What do you know about the people who picked this summer’s cherry crop?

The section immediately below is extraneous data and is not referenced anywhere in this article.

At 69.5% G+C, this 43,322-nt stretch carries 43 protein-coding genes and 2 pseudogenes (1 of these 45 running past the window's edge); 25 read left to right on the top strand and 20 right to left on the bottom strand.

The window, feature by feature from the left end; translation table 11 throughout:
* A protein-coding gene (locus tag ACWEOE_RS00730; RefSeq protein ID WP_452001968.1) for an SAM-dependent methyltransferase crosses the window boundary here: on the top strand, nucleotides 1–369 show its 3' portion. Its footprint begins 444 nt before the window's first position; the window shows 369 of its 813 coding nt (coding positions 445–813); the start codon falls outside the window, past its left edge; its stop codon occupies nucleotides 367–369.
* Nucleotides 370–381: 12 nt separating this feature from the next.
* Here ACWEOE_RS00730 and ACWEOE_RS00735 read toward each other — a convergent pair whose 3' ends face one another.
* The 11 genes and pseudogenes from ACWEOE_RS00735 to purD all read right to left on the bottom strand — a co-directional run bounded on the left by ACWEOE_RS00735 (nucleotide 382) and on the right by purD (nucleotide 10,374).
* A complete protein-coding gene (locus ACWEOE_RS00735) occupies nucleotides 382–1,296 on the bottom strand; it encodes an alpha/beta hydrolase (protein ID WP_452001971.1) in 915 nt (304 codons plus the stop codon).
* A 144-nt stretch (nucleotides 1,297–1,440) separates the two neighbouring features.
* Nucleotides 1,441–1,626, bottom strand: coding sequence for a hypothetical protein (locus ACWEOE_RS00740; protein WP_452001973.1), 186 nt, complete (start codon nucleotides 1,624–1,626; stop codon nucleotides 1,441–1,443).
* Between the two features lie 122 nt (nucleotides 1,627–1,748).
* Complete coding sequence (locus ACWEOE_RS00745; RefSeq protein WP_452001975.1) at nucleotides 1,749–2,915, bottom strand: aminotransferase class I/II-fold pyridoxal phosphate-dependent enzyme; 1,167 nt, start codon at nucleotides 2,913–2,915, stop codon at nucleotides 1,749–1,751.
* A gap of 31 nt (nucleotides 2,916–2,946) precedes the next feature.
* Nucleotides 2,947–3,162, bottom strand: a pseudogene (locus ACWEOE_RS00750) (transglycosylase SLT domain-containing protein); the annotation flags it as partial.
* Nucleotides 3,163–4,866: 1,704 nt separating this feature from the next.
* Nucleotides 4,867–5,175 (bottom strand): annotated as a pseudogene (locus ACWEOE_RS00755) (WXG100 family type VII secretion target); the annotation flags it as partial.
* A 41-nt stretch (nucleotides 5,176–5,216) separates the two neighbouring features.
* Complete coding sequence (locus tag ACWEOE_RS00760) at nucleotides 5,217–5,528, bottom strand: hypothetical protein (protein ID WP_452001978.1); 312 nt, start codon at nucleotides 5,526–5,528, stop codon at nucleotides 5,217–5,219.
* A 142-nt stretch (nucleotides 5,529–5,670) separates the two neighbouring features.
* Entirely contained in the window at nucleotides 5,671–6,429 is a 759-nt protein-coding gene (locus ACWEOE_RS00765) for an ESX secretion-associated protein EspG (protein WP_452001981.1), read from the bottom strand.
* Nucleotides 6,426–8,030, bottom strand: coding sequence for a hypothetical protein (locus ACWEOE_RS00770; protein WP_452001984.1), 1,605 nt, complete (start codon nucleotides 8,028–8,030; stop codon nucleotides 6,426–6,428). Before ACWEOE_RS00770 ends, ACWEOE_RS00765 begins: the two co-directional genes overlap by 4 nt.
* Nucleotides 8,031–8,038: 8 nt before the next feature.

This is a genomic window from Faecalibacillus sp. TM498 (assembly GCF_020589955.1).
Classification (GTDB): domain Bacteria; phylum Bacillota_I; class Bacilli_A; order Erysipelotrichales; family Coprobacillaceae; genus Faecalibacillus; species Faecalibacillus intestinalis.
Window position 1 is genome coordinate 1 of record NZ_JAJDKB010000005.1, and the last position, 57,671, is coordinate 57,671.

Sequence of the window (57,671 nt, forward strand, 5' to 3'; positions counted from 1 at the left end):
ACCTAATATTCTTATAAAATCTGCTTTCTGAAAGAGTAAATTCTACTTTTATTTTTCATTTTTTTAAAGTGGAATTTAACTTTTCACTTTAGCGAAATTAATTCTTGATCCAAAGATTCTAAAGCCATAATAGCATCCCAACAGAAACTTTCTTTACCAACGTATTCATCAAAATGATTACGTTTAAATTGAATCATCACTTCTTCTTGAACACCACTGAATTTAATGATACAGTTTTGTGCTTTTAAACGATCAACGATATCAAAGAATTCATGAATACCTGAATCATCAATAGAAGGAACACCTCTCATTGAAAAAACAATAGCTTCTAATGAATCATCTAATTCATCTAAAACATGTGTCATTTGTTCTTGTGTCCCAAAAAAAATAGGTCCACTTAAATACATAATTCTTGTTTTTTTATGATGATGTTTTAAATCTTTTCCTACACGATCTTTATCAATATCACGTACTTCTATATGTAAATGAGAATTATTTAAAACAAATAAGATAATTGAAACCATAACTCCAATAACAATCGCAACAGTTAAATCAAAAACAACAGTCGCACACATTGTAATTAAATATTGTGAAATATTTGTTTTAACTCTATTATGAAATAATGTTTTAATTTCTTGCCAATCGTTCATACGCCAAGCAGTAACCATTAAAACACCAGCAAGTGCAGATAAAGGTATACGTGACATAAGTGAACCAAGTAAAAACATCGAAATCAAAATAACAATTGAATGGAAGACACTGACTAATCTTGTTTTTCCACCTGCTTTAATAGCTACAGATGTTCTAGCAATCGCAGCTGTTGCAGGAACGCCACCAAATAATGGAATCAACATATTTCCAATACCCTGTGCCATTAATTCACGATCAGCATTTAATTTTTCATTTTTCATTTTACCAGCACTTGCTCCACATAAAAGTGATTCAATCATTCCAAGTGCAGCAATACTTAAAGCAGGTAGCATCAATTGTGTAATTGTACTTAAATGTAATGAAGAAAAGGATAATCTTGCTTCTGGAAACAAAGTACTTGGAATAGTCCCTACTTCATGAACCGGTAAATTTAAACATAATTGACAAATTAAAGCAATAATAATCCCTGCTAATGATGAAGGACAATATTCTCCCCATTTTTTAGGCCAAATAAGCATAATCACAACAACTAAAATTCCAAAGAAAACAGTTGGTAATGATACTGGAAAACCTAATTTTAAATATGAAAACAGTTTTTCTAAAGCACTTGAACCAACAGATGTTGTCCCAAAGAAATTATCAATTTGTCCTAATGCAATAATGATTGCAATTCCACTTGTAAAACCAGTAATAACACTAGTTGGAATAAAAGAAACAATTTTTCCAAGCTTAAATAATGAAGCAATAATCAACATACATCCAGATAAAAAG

Over the course of the pandemic, many people have grappled with remote work or faced layoffs due to social distancing orders. Farm workers, however, have continued to show up for the essential job of picking and packing some of the nation’s most valuable crops, including cherries and peaches, often while facing heightened health risks and lacking adequate protective measures from employers. Even during a pandemic, many of these workers have struggled to afford standard housing, sometimes living in groups of 15 to a room. They often lack legal permission to work in the U.S., or they depend on the controversial H-2A program. So why is it that the people most integral to our food system live under extraordinarily precarious conditions? Brooke Jarvis at The New York Times examines the political and economic factors that shape the way farm workers work, live, and move in the U.S., most of the time, sight unseen.